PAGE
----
Wikipedia, Stanford University, IEP, Mythos and Logos
Saturday, January 16
"The Bioscope is dedicated to the subject of early and silent cinema. It is designed to be a news and information resource on all aspects of the motion picture before sound. It covers news, publications, events, discoveries, documents, critical theory, filmmakers, performers, audiences and technology, and aims to encompass film production, distribution and exhibition in the silent era, as well as ‘pre-cinema’, chronophotography, optical toys, and related media, across the world."
Wikipedia - "Shocking Blue was a Dutch rock band from The Hague, the Netherlands, formed in 1967. Their biggest hit, 'Venus,' went to #1 on the Billboard Hot 100 in February 1970, and the band had sold 13.5 million discs by 1973, but the group disbanded in 1974."
Wikipedia, Shocking Blue, YouTube, (1), (2), (3), (4)
Friday, January 15
Wikipedia - "Dagmar Krause (born 4 June 1950) is a German singer, best known for her work with avant-rock groups like Slapp Happy, Henry Cow and Art Bears. She is also noted for her coverage of songs by Bertolt Brecht, Kurt Weill and Hanns Eisler. Her unusual singing style makes her voice instantly recognisable and has defined the sound of many of the bands she has worked with."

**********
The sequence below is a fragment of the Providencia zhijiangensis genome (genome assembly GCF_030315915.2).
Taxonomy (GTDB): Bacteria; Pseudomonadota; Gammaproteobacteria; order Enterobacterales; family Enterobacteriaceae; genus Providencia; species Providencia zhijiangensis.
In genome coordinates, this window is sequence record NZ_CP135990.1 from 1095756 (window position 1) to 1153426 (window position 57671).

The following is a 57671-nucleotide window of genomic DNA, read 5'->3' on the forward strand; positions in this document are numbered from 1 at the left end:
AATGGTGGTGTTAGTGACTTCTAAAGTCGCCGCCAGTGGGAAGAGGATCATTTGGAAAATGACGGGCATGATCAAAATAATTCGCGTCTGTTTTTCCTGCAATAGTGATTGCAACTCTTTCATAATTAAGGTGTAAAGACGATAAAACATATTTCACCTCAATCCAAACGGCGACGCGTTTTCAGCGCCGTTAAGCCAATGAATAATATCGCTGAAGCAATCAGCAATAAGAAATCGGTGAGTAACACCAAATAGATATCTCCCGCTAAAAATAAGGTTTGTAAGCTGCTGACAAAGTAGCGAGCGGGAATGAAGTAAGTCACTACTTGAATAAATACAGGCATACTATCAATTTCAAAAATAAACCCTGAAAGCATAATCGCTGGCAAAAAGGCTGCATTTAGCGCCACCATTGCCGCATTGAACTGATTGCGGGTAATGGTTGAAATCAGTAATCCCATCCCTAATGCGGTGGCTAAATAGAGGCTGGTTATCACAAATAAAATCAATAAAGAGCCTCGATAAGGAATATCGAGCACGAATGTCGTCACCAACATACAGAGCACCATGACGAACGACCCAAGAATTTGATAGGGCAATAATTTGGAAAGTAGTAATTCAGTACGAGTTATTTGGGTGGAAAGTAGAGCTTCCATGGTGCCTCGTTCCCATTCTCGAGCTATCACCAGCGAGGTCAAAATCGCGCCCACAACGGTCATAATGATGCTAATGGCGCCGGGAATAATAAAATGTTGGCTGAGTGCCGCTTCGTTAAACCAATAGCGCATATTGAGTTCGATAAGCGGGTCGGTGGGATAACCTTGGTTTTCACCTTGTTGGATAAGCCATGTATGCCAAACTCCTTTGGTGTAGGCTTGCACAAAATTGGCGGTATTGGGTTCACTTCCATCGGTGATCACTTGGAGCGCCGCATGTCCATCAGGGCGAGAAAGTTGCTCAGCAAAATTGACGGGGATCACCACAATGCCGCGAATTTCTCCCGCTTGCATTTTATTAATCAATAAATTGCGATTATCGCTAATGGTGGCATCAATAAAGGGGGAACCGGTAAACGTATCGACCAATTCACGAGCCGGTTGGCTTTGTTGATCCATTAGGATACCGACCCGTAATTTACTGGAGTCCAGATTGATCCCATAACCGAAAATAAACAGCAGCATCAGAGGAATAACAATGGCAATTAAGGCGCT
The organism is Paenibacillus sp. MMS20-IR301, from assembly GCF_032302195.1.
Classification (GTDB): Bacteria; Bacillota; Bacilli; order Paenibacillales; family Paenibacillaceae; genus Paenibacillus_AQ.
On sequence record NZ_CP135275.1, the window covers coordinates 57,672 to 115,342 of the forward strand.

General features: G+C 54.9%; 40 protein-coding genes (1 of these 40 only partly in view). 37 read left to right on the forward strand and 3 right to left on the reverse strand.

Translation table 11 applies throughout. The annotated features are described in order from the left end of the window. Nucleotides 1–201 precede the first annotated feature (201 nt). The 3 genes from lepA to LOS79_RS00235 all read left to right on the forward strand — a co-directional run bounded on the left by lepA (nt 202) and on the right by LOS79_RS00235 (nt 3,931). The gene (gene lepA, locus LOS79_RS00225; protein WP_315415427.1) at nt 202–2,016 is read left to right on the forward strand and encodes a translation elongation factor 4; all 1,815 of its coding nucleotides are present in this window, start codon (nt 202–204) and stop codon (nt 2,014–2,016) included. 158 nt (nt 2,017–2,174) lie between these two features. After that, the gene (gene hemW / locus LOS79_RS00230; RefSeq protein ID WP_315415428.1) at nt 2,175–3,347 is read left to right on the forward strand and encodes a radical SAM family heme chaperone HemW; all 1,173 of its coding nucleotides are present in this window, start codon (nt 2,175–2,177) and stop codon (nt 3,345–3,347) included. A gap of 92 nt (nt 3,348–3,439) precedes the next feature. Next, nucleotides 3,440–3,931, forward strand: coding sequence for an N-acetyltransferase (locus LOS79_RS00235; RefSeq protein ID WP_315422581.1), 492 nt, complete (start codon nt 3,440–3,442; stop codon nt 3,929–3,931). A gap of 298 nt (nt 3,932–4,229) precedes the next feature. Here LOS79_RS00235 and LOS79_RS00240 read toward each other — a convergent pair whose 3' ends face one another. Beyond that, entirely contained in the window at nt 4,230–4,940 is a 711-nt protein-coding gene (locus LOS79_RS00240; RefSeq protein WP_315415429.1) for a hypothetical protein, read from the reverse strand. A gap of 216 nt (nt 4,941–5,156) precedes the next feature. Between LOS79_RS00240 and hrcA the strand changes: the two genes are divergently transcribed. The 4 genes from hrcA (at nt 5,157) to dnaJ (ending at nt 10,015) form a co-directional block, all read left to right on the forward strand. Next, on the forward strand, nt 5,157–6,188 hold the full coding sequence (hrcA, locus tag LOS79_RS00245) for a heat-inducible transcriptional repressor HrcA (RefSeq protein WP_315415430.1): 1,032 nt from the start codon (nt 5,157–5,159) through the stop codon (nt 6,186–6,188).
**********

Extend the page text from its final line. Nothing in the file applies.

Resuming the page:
Wikipedia, MySpace, last.fm, YouTune, (1), (2), (3), (4), (5), (6), (7), (8)
Easter Choir, 1989-1990
Wikipedia - "Philip Taaffe (born 1955) is an American artist. Taaffe was born in Elizabeth, New Jersey and studied at the Cooper Union in New York, gaining a Bachelor of Fine Arts in 1977. An admirer of Matisse’s cut-outs and of Synthetic Cubism, from the mid 1980s he began to borrow images and designs directly from more recent artists."